The Main Auschwitz site only allows non tour group individuals visits by timed ticket after 3 pm. We did drive by here but it is a much more touristic feel and seems irreverent. It was heavy enough to visit Birkenau with out the much more difficult to see artifacts and displays here.
Then we rode south to Slovakia and thru the Tatra Mountains most of the rest of the day.
“The Tatra Mountains, part of the Carpathian mountain chain in eastern Europe, create a natural border between Slovakia and Poland. Both Slovak and Polish sides are protected as national parkland and are popular destinations for winter and summer sports.”
You can rent these tanks to drive off road.
With our late start and stop at Oswiecim we still had 80 km to go at 630 pm but we made it to the Polana Sosny camp site just across the Polish border in Niedzica before dark. They had some great pirogies at the restaurant here and then poor Rafal had a 2 hour drive back to Krakow in the dark.
We had a great night camped by the river and a sleep in. This meant another late start and a big day planned.
We had hoped to skirt along the border and then cross back to Poland. From here we would try to “do the big loop” into the Bieszczadzki Park Narodowy, but as it was getting late in the day we abandoned this plan at Cisna and headed north east to Przemyśl. Here we found a cheap hotel just out of the city that included dinner and breakfast.
From Przemysl we kept to the secondary road to get to Zamosc.
Zamosc is a nice town with a very pretty market square.
Here we rode east to skirt the Poland-Ukraine border all day on the 816. This is a bit rough at times, but mostly good road thru neat and tidy Polish farm villages.
We found a funky small hotel with “traditional” decor in Wlodawa and elected for non Polish Kebab for dinner. This country so far is very clean and neat, very well organized, and the food is great. The drivers and polite and courteous and follow all the rules of the road. So far the most civilized in Europe!
Again today we skirt the border zone, but this time with Belarus.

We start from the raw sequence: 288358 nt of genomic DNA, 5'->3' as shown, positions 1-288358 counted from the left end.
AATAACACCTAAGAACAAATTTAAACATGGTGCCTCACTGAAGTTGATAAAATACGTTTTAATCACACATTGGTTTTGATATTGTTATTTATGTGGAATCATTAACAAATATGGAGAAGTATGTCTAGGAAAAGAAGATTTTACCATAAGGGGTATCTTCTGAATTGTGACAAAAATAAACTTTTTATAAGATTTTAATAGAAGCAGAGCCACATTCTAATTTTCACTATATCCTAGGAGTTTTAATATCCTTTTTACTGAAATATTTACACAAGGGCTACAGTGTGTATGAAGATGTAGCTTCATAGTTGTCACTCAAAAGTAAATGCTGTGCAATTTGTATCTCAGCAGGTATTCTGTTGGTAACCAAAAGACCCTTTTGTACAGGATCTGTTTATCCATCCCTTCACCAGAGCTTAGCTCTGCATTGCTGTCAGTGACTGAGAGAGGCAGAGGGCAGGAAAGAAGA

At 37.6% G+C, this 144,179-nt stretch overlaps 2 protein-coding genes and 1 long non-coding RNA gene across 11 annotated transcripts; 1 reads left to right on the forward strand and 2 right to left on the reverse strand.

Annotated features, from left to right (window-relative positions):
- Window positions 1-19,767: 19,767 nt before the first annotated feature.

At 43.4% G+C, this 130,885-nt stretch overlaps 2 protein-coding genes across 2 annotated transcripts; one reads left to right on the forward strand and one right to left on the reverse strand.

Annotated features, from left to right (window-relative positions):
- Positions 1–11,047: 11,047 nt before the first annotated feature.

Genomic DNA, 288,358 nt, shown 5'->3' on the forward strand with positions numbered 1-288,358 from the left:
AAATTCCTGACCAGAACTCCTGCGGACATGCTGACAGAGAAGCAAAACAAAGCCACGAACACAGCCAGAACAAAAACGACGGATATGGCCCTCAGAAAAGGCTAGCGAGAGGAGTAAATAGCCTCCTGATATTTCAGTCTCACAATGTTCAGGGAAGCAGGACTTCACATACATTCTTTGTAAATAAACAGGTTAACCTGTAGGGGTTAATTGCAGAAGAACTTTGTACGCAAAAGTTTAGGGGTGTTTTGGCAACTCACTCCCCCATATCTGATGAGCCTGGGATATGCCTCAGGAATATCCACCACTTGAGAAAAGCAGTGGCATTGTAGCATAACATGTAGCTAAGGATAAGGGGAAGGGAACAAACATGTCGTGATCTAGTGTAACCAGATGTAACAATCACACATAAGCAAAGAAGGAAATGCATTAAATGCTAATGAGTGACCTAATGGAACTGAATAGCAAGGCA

The town of Janow Podlaski is know for the very expensive Arabian horses bread here. For me it was the huge box of raspberries for 5 Zloty or about 1.70 CDN$. From here we swooped west as the only direct route north i thru Belarus and we decided the hassle and cost were not with it for us.
We rode north to the tiny town of Grabarka and only knew to come here after Rafel told us about the hilltop covered with crosses.
“The Holy Mount of Grabarka is considered to be the holiest location in Poland for Orthodox Christians. It is the site of the Church of the Transfiguration of the Lord and is home to the women’s monastery of Ss. Marta and Maria. Worship of this place and tradition of bringing crosses was born in the 18th century. The famous miracle was recorded in 1710 during the cholera epidemics. Decimated by disease, inhabitants of Podlasie region fled the towns and villages for fear of their lives. At that time an old man experienced a revelation that the only way for salvation was to go to the Mountain of Grabarka with a cross. He went there with some other villagers, brought a cross, bathed his face and drank water from the spring spurting at the foot of the hill and prayed. A miracle happened: all those who followed him were cured and saved. To express their gratitude, the people built a wooden chapel on the top of the hill. It was later extended into the Transfiguration Orthodox Church. Pilgrims have been bringing votive crosses to the hill ever since.”
We took a side trip into Bialowieza, which is famous for the wild European bison, but we only saw the few in captivity.
The day ended with a few km on dirt to the village of Bobrowa and hotel in the middle of nowhere! Great place and really good food.
We had planned to go to the Baltic coast of Poland to the town of Hel. They have kite surfing here, but the forecast there is ok today, but rain for the following few days. So we will ride the planned route west from Bobrowa and recheck the forecast, but we will likely give up this plan and head south where the weather is suppose to be more pleasant. We rode north to the city of Agustow which is the gate way to the Lake land area of Poland for 321 km.
We did bit of a loop thru here past lush farms and dozens of lakes. It is motorcycle touring heaven.
We stopped at a place with a very full parking lot for lunch and had to try out a few local favorites. This included mead and blueberry perogis.
We continued west and to our destination of a nice camping spot on Ukiel lake near Olsztyn. We had a nice row out on the lake to enjoy the sunset and an absolutely quiet night.